“What do you like about the canyons?” I asked Mom, expecting her to say something about gift shops or flush toilets.
“I feel like I can see time. It’s like watching a story that’s hundreds of millions of years old.”
“You’re weird,” I said. “That’s why you’re not the writer in this family.”
After awhile we found a sign for a side trail it said, “Horse Pharmacy Viewing Area 0.25 mile” and then an arrow that pointed right off a cliff.
“What the heck?” Mom said. “Is this a trap?” She cautiously got very close to the sign, crouched down so that she would stick to the earth better, and looked around and behind it. Then she stood up, “Hey, look! There’s a whole plateau down here. You just can’t see it from the main trail.”
After that, Mom was very brave about getting close to the edge, and even scooted up close so she could look down a couple of times. She only screamed once when I ran down a slope into a viewing parapet and put my front paws up on the rock wall for a better look.
As we walked the plank to where the rock ended and open air began, we started to see some people who had been attracted by the Visitor Center and parking lot that someone had left at the tip. “Mom, do you need to put a leash on me? Are we going to get caught?”
“Hell no! All of those people are on viewing balconies within inches of the edge. There’s NO WAY I’m hanging on to you if you do your bowling ball thing. I have a better idea…” Then she pulled out the lobster headdress she’d been making me wear all morning.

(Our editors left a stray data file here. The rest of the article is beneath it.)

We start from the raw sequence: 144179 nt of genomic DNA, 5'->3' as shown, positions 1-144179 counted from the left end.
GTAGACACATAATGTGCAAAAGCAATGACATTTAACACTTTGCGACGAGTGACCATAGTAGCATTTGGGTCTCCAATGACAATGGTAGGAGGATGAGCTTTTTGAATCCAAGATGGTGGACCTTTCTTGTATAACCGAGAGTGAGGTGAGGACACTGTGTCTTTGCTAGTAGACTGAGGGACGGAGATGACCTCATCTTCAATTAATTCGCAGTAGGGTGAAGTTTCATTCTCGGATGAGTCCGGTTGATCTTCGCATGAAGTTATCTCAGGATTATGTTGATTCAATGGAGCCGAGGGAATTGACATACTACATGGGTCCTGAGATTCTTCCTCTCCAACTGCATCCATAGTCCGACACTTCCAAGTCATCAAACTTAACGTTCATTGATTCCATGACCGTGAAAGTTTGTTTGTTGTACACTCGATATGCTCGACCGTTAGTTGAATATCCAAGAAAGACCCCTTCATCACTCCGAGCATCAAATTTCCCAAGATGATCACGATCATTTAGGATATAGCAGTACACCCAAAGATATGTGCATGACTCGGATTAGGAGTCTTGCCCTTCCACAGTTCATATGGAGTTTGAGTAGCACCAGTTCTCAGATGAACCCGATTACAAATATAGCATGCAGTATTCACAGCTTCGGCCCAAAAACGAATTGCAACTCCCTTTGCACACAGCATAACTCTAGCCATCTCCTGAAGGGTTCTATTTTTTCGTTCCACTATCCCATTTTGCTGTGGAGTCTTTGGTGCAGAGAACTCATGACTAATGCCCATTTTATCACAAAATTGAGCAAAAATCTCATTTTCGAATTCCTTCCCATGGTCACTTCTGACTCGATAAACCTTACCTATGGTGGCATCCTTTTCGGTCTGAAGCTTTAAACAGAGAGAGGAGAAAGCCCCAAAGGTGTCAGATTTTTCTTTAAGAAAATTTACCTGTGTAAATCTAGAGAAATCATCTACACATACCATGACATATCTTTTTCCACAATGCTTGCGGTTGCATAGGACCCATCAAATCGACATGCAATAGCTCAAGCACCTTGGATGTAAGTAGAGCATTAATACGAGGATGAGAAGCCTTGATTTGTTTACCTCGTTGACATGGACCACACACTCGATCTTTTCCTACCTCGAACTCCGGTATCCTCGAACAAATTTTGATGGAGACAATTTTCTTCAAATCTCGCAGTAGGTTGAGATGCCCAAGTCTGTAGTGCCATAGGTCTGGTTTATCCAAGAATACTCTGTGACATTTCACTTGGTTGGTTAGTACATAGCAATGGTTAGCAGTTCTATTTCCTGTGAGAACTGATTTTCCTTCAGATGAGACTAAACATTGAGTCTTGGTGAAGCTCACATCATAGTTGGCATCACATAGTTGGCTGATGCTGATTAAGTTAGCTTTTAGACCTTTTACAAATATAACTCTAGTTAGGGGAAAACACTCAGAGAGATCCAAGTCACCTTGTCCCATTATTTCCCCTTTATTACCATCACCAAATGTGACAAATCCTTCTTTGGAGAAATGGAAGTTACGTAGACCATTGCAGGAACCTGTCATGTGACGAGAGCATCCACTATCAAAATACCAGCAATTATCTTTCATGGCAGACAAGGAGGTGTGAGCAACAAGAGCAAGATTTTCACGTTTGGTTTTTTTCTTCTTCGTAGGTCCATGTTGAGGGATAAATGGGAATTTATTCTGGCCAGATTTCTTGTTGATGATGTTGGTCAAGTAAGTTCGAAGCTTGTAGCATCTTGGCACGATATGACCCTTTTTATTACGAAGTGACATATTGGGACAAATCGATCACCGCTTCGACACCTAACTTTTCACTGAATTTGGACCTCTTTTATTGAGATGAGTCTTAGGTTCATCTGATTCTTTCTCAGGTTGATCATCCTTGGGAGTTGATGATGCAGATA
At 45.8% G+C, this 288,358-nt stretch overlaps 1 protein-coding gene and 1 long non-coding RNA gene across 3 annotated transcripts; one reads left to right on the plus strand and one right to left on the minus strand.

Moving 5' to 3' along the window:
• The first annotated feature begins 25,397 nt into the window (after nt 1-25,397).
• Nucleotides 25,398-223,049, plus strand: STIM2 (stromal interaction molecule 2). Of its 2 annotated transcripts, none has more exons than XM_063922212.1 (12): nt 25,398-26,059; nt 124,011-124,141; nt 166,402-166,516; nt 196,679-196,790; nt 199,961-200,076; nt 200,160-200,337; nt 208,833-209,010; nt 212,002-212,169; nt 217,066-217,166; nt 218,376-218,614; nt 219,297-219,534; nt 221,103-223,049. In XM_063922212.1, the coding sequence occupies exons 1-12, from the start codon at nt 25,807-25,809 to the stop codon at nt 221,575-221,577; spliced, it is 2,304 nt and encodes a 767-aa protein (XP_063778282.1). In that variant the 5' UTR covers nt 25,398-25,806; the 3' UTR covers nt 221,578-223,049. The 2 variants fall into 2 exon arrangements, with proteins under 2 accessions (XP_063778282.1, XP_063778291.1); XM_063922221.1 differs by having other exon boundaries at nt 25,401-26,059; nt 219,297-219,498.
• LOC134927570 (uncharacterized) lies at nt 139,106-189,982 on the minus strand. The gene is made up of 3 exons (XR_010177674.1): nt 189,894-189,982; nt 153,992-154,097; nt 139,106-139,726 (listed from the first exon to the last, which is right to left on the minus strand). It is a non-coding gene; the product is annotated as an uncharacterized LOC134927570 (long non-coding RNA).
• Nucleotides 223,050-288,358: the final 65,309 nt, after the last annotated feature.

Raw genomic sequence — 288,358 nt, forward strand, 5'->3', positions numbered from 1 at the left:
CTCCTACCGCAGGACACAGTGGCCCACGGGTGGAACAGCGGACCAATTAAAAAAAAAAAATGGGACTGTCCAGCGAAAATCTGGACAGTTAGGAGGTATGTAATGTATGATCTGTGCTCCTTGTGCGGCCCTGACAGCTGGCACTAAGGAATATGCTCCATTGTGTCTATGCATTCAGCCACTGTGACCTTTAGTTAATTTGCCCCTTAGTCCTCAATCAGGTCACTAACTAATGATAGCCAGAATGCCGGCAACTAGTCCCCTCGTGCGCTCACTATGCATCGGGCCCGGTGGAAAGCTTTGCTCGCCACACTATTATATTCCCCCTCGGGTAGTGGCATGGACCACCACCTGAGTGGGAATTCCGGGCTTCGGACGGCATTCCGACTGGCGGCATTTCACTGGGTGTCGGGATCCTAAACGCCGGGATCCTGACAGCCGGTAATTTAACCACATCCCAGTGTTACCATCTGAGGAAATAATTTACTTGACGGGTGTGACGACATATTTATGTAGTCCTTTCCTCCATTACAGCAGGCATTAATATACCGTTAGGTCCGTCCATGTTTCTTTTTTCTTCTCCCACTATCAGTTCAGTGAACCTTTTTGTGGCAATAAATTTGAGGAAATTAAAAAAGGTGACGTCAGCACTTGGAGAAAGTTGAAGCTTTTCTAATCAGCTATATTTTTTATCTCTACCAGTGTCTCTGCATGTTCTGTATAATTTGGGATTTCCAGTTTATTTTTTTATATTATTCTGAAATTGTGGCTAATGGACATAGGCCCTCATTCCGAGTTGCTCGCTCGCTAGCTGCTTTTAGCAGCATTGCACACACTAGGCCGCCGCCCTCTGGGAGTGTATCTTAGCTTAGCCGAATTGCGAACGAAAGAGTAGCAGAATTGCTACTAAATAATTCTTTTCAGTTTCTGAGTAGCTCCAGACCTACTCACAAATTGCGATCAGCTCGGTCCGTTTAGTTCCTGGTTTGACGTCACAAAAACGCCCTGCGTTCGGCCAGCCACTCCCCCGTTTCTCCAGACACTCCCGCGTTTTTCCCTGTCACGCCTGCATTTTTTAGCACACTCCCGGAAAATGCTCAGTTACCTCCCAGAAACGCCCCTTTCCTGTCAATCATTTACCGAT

“What are you going to do with those???” I asked.
“I know how to short circuit your confidence and keep you from trying to make new friends!” she said, snapping the elastic under my chin that kept the lobsters stuck on my head. We walked the long way around the outside of the parking lot, and I slunk by the Korean couple who were shouting into the canyon without shouting along with them. Then I slunk past the American couple that said I was “such a cutie” without giving them my butt to scratch. I didn’t even bark at the old folks that looked like they were scared of dogs.
The walk back along the west rim was a little bit harder to find because there was more white dirt, and less red-grey dirt to show old footprints. Luckily, there were Karens everywhere. Karens the name for the piles of rocks that show you the way and look like snow(wo)men. There was even more to see on this side because the canyon looked totally different, and every time we left the trail to explore, the helpful Karens showed us the way back.